With reference to FIG. 2, a representative memory system may use, for example, ten memory chips that are 16 bits wide. Eight chips are used to hold user data, and the remaining two chips contain ECC check information along with system data. Each single memory access returns 160 bits of data, referred to as a line of data. The preferred error correcting code used with the present invention is defined over two sequential memory accesses to all the chips (2 lines), so from the eight user data chips, in total there are 256 (8×16×2) bits of user data. The extra two chips may provide 64 bits (2×16×2) bits, and 54 of these bits may be allocated for ECC check information, leaving ten bits for system information.

FIG. 3 is a block diagram depicting data store and fetch operations implementing a preferred ECC methodology. More specifically, FIG. 3 is a high-level diagram depicting the movement of data through the ECC generation logic, out to memory, back from memory, and through the ECC detection/correction logic. As shown in FIG. 3, the data bits and address parity bits are fed into an ECC generation logic unit 50, implementing a parity check for producing the ECC word comprising the data bits and a group of check bits. The ECC word is stored in a memory storage 51, for example. During a subsequent read operation, the ECC word is fetched from memory 51, and an ECC correction/detection logic unit 52 is implemented to determine if there are any errors. If there are no errors, the data bits are passed on to the next stage in the computer system. If there are errors, the ECC correction/detection logic unit will detect them providing that no more than two symbols are in error, and correct them if a single symbol is in error. The detection/correction logic signals the system via CE and UE signals when a respective “correctable” or “uncorrectable” error occurs.

In accordance with the preferred embodiment of the present invention, the ECC is based on a single error correction double error detect (SECDED) ECC. A group of n bits is protected by m redundant bits using a n×(n+m) generator matrix G=[In P]. Multiplying an n bit wide data word with P produces the m redundant protection bits. Columns p0 to pk of P are selected to provide parity for subgroups.

P preferably fulfills the following conditions:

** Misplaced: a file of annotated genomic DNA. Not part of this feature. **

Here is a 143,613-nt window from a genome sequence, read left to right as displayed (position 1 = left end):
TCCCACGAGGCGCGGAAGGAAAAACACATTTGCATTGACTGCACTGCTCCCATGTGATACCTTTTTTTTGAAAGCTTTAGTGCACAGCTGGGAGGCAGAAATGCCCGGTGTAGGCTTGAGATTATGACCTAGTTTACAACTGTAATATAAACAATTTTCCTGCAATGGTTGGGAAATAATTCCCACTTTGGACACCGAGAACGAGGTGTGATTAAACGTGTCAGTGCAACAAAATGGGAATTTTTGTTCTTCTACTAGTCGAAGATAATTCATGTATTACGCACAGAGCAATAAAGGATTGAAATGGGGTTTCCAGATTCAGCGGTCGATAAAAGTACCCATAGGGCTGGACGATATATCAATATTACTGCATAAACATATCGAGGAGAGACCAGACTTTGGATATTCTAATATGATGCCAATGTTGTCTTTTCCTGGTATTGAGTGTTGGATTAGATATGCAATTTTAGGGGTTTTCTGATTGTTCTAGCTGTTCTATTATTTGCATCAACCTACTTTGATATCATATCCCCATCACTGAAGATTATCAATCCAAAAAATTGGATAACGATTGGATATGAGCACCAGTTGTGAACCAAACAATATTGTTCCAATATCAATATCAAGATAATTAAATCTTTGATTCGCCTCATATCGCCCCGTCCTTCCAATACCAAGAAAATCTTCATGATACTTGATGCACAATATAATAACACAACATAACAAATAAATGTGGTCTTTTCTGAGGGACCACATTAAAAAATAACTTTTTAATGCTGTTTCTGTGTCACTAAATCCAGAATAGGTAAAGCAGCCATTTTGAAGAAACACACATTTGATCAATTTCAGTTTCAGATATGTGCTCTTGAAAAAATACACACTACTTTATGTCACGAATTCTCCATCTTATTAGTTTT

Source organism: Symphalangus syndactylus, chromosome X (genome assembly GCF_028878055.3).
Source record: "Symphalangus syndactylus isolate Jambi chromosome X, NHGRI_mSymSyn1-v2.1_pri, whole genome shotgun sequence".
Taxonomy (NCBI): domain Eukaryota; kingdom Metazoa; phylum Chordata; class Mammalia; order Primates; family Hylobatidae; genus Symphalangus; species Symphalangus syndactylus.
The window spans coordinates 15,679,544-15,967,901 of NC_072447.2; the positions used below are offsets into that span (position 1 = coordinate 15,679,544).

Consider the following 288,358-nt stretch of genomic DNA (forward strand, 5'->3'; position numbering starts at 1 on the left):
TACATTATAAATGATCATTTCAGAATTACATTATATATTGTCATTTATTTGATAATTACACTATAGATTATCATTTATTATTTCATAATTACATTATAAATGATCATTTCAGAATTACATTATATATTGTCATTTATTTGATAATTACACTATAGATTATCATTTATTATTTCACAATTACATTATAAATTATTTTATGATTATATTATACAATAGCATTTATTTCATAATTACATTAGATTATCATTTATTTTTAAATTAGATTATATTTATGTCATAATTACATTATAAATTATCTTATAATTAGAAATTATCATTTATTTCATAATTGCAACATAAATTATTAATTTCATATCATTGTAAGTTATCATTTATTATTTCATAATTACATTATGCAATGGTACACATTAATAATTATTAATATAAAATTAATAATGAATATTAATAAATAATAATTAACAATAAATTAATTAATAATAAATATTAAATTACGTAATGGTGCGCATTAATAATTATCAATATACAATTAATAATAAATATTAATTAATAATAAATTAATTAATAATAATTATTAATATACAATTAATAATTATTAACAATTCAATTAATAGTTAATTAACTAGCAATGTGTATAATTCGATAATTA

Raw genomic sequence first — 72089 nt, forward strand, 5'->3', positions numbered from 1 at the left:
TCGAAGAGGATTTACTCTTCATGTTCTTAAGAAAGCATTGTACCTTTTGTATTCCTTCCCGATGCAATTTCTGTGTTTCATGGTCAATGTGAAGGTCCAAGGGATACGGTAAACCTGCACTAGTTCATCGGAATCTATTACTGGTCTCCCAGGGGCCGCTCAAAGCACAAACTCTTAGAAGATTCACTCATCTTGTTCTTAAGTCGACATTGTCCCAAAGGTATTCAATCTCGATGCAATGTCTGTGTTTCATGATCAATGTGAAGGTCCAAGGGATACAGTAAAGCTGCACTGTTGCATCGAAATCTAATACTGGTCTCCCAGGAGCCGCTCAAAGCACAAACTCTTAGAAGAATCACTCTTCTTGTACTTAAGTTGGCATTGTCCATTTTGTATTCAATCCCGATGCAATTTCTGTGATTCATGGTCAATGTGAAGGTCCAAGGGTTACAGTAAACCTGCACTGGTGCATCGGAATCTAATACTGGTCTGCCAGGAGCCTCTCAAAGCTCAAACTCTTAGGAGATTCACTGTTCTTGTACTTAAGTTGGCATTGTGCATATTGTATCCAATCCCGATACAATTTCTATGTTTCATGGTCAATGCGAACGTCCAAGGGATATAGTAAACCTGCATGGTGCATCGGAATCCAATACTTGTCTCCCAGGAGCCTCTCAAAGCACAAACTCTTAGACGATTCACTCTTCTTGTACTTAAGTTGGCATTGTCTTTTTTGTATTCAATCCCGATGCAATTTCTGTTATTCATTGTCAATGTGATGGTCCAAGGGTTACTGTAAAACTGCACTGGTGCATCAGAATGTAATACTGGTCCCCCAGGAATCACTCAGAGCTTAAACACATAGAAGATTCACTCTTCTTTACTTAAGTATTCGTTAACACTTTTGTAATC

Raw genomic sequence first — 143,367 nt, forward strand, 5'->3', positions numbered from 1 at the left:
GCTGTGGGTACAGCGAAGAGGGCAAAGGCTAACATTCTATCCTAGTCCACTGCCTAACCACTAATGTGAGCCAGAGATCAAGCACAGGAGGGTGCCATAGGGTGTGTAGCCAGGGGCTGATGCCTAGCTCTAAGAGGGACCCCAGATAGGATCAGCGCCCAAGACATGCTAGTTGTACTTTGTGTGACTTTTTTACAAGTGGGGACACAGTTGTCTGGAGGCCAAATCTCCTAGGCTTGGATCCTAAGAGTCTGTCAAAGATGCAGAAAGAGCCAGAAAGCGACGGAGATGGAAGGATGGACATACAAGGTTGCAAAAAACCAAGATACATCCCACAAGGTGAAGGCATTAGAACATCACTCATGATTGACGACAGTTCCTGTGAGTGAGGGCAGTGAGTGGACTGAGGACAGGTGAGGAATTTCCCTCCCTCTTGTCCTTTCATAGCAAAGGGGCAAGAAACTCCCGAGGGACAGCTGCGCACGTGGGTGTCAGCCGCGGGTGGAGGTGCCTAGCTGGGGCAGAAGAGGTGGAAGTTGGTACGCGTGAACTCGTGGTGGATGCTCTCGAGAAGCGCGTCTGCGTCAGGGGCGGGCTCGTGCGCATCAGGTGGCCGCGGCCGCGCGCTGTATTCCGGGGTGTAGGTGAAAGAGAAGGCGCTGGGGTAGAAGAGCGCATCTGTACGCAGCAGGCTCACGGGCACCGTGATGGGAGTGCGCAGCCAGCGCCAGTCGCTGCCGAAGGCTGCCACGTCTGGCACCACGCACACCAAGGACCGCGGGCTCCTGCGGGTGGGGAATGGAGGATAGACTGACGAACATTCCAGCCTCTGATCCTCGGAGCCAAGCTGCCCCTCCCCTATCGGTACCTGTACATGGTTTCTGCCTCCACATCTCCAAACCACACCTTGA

• i) All elements are either 1 or 0;
  • ii) The elements of columns p0 to pk must be non-equal to zero for rows for which they provide parity and zero otherwise;
  • iii) Each row must have an odd number of one-elements; and
  • iv) Each row must have at least 3 one-elements.

P is constructed by generating permutations of m bit wide vectors with 3 or more, but an odd number of, elements with value one and the other elements of value 0. These vectors are assigned to rows of P while adhering to the above conditions. If not all rows of P can be assigned, m needs to be increased by one and the entire process needs to be restarted.

FIG. 4 shows, as a preferred embodiment, a checkbits generator matrix P that provides SECDED ECC protection for 64 b groups. The columns p0 and p1 of the matrix generate parity for the first 32b of the group while columns p2 and p3 provide parity protection for the second 32b subgroup.

Also, in accordance with a preferred embodiment of the invention, a storage subsystem is provided that can take advantage of the properties of the above ECC code as follows:

  • i) If an entire n-bit group is changed, the m-bit ECC for this group is generated and stored along with the group;
  • ii) If only a fraction of the group, but one or multiple entire, parity protected subgroups are changed, only this fraction and the parity bits protecting them are stored, the rest remains unchanged. The entire group is now only protected by the parity bits generated by columns p0 to pk. The fact that only parity protection is valid is recorded for this group or for the storage region including this group; and
  • iii) In all other cases, the unmodified components of the group are first read and merged with the modified content. Then the entire m-bit ECC for this group is generated and stored along with the group.

When retrieving data and ECC, the information indicating whether this group is only parity protected is also retrieved. If it is only parity protected, only the bits generated by columns p0 to pk are checked and an uncorrectable error is signaled in case of a mismatch. Otherwise, error detection and correction can proceed as for a regular SECDED ECC.